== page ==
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Pakistani Company Accused of Running Fake Degree Scam Has a History of Silencing Critics

Screenshot of a website that The New York Times has determined is most likely  linked to Axact’s operation in Karachi, Pakistan.

Screenshot of a website that The New York Times has determined is most likely linked to Axact’s operation in Karachi, Pakistan.

The New York Times’ Pakistan correspondent Declan Walsh has done what Pakistanis long thought was impossible: he exposed a Pakistani company for selling fake university diplomas and degrees.

Since the expose cracked Axact's operations wide open three days ago, Pakistani investigators have raided their offices and confiscated servers. Politicians have called for a thorough investigation into the company. 

According to the New York Times, Axact — which calls itself the world's leading IT company — is running at least 370 college, school and accreditation websites offering fake degrees globally. Axact has around 2,000 employees in Karachi. And its CEO is on his way to launching Pakistan's “biggest media network” BOL.

Axact has responded by attacking Walsh, the reporter behind the investigation; suing the New York Times for defamation; blaming the NYT for colluding with their Pakistani media competitors; and threatening a small independent blog in Pakistan with a big lawsuit. Axact has a long history of attempting to silence critics.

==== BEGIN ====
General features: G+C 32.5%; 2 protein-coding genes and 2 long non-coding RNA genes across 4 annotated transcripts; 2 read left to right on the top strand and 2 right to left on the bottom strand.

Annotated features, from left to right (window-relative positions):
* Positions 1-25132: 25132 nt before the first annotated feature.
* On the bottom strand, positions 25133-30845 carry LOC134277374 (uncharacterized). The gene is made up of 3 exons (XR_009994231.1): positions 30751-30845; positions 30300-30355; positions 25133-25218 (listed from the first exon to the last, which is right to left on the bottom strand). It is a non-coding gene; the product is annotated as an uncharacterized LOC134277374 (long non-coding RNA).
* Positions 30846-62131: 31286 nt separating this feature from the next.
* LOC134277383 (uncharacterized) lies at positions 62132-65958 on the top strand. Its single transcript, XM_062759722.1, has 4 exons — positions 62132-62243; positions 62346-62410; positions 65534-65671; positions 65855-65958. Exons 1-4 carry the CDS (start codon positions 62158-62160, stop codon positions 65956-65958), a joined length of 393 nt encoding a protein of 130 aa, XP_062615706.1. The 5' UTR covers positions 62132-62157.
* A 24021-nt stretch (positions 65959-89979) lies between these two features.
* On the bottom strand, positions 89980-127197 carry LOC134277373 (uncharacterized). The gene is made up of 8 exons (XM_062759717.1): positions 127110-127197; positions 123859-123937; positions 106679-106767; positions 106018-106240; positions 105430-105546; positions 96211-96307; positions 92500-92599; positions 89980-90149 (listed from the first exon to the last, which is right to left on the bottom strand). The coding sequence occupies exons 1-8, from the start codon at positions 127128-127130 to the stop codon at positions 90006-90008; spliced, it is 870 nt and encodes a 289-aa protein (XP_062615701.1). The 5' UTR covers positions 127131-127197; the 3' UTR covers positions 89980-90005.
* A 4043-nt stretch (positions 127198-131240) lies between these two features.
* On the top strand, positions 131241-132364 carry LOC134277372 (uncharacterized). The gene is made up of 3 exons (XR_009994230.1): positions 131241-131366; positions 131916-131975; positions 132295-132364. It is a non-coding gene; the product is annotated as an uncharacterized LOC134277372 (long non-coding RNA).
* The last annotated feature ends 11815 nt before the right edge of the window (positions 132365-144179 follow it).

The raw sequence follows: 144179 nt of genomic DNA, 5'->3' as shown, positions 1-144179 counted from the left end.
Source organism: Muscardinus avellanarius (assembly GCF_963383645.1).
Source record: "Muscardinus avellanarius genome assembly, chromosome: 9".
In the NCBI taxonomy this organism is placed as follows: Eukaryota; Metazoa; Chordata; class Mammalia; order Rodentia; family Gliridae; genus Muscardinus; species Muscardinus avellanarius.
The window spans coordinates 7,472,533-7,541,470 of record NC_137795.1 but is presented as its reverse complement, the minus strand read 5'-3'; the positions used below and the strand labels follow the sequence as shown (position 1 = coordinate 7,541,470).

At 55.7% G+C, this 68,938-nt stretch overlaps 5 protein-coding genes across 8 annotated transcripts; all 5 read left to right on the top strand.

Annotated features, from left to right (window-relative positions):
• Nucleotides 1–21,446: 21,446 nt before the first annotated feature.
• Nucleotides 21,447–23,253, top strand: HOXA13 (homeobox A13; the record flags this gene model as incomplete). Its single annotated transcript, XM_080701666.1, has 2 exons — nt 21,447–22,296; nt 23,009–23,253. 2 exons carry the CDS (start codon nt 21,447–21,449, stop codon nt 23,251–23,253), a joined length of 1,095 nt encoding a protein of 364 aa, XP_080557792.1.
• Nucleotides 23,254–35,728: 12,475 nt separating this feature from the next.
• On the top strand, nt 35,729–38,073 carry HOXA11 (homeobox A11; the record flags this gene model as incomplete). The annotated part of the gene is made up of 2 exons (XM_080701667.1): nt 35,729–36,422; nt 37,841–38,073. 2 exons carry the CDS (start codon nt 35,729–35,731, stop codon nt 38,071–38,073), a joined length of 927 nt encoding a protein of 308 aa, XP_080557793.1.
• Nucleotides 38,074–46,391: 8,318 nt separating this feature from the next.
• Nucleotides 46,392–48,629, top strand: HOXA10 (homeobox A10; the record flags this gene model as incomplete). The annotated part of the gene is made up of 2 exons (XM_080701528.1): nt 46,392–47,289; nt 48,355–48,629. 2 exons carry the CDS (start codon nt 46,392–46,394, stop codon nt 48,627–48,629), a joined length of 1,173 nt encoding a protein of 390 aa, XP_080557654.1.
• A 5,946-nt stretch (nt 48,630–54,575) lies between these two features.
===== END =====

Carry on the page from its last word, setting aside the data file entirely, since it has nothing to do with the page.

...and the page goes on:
Axact posted a public response to the New York Times article on its website, pledging to take legal action on May 18:

The defamatory article published on 18th May, 2015, today’s events and their derogatory portrayal by the media proves that this is a massive conspiracy by the seths of the Pakistani media industry to defame BOL and Axact and derail the launch of BOL. Employees and their families were terrorized to disrupt the operations of Axact.

Axact's history of silencing questions

The blog Pak Tea House compiled some reactions on the NYT's Axact degree mill story. They were consequently served with a legal notice. Raza Rumi, blogger and co-founder of this blog, asserted that Pak Tea House is threatened for free speech: